The province of Alberta keeps sixty million dollars in annual traffic ticket revenue from drivers who are caught breaking the speed limits on it’s highways.
It’s a guaranteed windfall, and though you’ll never get the government to admit it, that cash is likely one of the key reasons signs reading “Maximum 120” won’t be appearing alongside Alberta’s major highways anytime soon.
Never mind studies showing higher speed limits do not make highways more dangerous or convince drivers to push their pace ever higher, or the fact Canada has long maintained artificially low limits, in comparison to the rest of the industrialized world.
When it comes to speed limits, provinces like Alberta have too much to lose financially if they match limits to what most people actually drive, and thus Canada continues to lag in allowing motorists to take advantage of modern roads and technology.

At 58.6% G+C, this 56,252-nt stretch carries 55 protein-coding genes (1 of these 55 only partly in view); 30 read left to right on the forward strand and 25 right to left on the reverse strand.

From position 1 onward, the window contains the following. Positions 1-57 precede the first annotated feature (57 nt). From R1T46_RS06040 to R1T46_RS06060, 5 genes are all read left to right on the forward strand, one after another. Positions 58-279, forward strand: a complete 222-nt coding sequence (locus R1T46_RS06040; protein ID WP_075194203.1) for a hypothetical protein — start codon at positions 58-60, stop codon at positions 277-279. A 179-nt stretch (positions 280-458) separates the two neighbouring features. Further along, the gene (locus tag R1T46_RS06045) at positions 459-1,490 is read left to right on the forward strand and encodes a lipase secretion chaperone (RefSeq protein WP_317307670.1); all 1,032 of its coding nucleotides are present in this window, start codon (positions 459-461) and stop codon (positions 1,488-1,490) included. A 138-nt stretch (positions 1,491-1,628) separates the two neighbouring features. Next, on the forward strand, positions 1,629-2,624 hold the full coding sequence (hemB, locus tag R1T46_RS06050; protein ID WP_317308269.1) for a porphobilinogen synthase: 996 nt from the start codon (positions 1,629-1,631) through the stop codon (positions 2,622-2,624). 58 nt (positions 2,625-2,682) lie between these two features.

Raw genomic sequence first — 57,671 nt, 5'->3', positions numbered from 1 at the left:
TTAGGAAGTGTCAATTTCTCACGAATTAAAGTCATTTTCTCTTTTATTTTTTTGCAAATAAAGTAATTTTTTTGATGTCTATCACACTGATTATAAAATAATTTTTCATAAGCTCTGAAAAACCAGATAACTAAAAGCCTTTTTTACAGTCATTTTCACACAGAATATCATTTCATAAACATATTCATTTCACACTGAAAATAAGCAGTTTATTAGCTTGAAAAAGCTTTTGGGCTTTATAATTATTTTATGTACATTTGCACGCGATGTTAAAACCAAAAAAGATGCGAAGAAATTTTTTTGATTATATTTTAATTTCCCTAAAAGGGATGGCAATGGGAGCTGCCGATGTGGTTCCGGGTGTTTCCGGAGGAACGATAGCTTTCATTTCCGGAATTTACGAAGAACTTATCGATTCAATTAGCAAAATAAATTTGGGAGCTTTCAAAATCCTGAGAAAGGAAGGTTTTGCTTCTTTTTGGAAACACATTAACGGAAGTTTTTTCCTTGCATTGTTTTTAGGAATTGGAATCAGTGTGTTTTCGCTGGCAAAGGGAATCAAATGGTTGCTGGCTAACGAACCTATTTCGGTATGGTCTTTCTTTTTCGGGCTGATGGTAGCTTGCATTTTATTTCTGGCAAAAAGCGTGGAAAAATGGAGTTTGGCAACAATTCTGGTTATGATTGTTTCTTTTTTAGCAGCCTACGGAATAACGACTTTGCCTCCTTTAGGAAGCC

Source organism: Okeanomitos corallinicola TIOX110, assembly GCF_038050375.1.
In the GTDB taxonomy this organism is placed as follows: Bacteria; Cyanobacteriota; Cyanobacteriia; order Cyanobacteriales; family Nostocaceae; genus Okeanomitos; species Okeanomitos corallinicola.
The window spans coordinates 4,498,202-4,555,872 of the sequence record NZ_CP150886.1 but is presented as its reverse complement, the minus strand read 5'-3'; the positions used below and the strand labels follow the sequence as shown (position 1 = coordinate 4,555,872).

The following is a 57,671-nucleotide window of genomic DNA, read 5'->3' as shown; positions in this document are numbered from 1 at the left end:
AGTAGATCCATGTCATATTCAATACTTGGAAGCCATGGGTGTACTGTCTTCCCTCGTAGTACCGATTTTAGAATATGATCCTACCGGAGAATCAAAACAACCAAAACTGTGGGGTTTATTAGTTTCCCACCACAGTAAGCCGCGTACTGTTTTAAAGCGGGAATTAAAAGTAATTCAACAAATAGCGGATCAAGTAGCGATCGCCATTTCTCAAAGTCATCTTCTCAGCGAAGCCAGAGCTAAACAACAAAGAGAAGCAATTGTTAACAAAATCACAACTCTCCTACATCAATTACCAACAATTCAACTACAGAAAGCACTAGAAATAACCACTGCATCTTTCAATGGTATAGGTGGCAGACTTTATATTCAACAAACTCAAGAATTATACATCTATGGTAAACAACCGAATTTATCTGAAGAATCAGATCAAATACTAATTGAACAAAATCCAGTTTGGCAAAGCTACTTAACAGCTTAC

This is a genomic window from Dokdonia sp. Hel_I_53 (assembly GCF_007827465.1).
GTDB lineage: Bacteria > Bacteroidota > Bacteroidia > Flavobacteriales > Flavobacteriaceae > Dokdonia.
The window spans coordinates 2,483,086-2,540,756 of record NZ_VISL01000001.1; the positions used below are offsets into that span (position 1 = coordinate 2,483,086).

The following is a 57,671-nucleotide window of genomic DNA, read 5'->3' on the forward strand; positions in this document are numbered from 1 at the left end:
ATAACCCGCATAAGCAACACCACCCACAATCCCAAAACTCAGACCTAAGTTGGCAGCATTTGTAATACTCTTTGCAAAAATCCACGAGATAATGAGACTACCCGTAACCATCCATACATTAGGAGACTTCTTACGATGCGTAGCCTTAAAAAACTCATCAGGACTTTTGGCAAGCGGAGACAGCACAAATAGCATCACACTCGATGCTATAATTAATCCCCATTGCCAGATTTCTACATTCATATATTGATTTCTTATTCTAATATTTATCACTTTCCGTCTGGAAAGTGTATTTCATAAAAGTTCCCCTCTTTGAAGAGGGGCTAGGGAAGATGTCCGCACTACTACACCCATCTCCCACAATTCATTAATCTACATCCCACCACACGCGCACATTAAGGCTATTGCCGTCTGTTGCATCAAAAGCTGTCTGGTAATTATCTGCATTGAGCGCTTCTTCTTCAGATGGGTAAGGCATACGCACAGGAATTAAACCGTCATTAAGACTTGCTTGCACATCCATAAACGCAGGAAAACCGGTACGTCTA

And there it would have remained, if not for meddling British Columbia.
If you ventured west this summer, you saw the signs reading Maximum 120 along major highways like the Coquihalla, as well as higher limits on almost all roads in B.C.
Now boasting the highest speed limits in Canada (though still nine clicks shy of the 80 mph allowed in neighbouring Idaho), B.C. has bucked Canada’s refusal to consider higher limits, by actually studying the science of speed, and determining safety is not always intuitive.
Intuition is what tells you faster cars must crash more, or that a higher limit will only encourage drivers to break that law too. But repeated studies, including a report by the U.S. Department of Transportation, shows that doesn’t happen.